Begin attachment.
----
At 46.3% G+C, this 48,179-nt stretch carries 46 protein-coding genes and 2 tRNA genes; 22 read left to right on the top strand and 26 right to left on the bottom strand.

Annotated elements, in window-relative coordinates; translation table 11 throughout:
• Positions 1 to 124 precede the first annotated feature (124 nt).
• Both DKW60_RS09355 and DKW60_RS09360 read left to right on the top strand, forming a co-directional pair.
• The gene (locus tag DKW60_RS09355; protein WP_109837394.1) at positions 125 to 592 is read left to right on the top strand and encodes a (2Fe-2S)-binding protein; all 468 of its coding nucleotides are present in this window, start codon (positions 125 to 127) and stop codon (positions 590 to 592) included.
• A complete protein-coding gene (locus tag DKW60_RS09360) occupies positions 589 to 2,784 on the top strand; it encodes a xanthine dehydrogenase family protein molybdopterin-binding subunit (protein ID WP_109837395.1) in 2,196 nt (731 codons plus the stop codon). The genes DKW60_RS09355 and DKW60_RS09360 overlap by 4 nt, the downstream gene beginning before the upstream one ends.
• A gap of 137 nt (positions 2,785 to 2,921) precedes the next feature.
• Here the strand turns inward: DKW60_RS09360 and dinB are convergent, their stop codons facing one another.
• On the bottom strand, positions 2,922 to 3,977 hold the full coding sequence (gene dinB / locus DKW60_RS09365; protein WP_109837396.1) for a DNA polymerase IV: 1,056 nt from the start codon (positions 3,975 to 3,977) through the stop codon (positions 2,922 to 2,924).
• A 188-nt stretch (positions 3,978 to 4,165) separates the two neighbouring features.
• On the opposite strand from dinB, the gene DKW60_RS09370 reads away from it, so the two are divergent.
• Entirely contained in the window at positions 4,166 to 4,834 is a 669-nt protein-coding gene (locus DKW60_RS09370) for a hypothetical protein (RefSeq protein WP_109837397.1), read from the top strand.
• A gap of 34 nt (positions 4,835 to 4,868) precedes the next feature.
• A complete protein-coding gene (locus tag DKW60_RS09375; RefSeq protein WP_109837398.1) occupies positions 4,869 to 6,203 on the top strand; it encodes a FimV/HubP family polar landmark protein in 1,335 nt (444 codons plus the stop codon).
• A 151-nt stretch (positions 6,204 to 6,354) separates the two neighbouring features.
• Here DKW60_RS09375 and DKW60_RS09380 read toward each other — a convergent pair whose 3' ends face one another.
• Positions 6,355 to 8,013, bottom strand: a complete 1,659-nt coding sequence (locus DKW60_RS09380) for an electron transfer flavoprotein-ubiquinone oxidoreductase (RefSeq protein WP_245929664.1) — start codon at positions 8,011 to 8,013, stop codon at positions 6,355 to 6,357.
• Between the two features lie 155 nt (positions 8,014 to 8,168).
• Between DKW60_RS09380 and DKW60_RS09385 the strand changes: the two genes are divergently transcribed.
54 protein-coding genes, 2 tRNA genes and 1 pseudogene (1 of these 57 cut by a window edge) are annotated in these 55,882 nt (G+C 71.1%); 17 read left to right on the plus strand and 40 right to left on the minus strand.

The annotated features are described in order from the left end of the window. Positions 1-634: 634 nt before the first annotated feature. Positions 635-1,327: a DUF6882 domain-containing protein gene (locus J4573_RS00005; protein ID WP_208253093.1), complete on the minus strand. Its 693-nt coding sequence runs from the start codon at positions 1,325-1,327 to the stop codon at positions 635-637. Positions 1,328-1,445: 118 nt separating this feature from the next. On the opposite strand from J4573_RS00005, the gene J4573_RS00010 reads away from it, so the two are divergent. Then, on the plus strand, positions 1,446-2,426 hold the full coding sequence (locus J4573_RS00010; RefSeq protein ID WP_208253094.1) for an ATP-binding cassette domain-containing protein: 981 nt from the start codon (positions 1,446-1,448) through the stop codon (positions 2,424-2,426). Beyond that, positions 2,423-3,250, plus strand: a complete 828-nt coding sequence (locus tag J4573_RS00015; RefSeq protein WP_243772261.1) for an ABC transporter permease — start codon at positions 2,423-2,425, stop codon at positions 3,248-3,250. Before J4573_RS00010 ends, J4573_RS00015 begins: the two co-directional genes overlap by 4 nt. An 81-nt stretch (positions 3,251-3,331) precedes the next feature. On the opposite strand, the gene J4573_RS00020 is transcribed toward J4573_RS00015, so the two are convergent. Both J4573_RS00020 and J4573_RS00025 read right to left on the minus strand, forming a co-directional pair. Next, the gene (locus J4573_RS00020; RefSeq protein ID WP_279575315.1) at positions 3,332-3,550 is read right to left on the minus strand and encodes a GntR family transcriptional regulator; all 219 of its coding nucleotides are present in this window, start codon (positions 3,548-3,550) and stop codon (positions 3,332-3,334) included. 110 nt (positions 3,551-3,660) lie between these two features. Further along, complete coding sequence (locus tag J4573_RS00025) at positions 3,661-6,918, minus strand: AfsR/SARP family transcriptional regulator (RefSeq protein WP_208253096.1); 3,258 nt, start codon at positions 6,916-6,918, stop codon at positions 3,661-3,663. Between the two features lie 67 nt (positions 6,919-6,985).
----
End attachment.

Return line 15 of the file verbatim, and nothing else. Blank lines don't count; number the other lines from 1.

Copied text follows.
• A 151-nt stretch (positions 6,204 to 6,354) separates the two neighbouring features.